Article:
A new study from the Organisation for Economic Co-operation and Development has found that Britain has the second lowest number of hospital beds per capita in Europe.
The research has heightened concerns that the health service is now “stretched to breaking point”, with levels of hospital overcrowding across the country repeatedly breaching recommended limits.
Indeed, research has shown that recommended NHS safety limits have been exceeded across every quarter for the past two years.
According to official NHS figures, over 50,000 NHS hospital beds have been lost in England since 2001, and this, coupled with an increasingly ageing population, has led the NHS down a slippery slope. In contrast, other European countries including Germany and France have more than twice as many beds per person as Britain.
Currently, there are 2.95 hospital beds per 1,000 people in the UK, the OECD research revealed, while that figure sits at 6.37 beds per person in France, 7.65 in Austria and 8.27 in Germany. This low level of beds has led to cancelled operations and patients being moved from ward to ward as staff hunt for a bed for them.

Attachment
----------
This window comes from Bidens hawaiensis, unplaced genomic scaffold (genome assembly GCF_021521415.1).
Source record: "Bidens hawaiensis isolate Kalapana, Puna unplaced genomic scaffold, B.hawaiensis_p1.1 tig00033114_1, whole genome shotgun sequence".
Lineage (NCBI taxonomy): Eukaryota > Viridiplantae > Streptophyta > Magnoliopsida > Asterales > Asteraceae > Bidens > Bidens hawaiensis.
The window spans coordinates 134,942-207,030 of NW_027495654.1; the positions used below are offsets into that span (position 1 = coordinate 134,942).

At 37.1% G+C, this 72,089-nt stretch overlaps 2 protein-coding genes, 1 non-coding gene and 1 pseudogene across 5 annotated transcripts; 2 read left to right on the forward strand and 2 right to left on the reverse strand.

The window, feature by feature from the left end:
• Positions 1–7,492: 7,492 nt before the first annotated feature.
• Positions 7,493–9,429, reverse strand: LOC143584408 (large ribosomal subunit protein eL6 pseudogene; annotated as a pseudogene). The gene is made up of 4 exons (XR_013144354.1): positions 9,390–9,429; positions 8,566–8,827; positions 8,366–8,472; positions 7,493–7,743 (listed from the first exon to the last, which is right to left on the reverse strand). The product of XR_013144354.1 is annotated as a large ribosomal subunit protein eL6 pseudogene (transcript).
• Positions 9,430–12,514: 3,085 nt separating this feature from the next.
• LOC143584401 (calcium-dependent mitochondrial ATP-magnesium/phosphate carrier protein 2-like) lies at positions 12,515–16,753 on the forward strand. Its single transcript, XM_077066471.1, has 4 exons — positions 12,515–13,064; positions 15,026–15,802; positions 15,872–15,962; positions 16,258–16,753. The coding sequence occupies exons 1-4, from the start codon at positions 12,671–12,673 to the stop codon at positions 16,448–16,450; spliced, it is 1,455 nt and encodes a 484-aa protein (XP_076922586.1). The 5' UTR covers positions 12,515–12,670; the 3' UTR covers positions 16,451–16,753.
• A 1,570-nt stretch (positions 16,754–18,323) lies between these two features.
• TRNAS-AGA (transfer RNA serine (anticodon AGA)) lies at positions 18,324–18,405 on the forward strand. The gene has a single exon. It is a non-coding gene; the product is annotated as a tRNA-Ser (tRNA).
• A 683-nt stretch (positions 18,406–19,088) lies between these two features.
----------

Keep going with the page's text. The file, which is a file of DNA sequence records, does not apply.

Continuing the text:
Only Sweden has fewer beds per person than the UK, with 2.71 beds per 1,000 people, but the country has invested in a high level of community care to ensure hospitals are not burdened.
Chief executive of the Foundation Trust network, which represents NHS hospitals, Chris Hopson, told The Telegraph: “These figures show that NHS hospitals are operating at near full capacity all the time. There is no slack in the system and trusts are constantly juggling their resources to meet patient demand.
“We must avoid situations where elderly people are moved from one bed to the next, or forced to endure long waits on trolleys, but it’s not easy because of the pressure the system is under.”
However, a spokesman for the Department of Health said that bed numbers were not an accurate marker for good care.
“The NHS is treating people quicker than ever, and more care is being delivered in the community, so far fewer need to stay overnight – which is often better for patients who prefer being at home,” the spokesman said.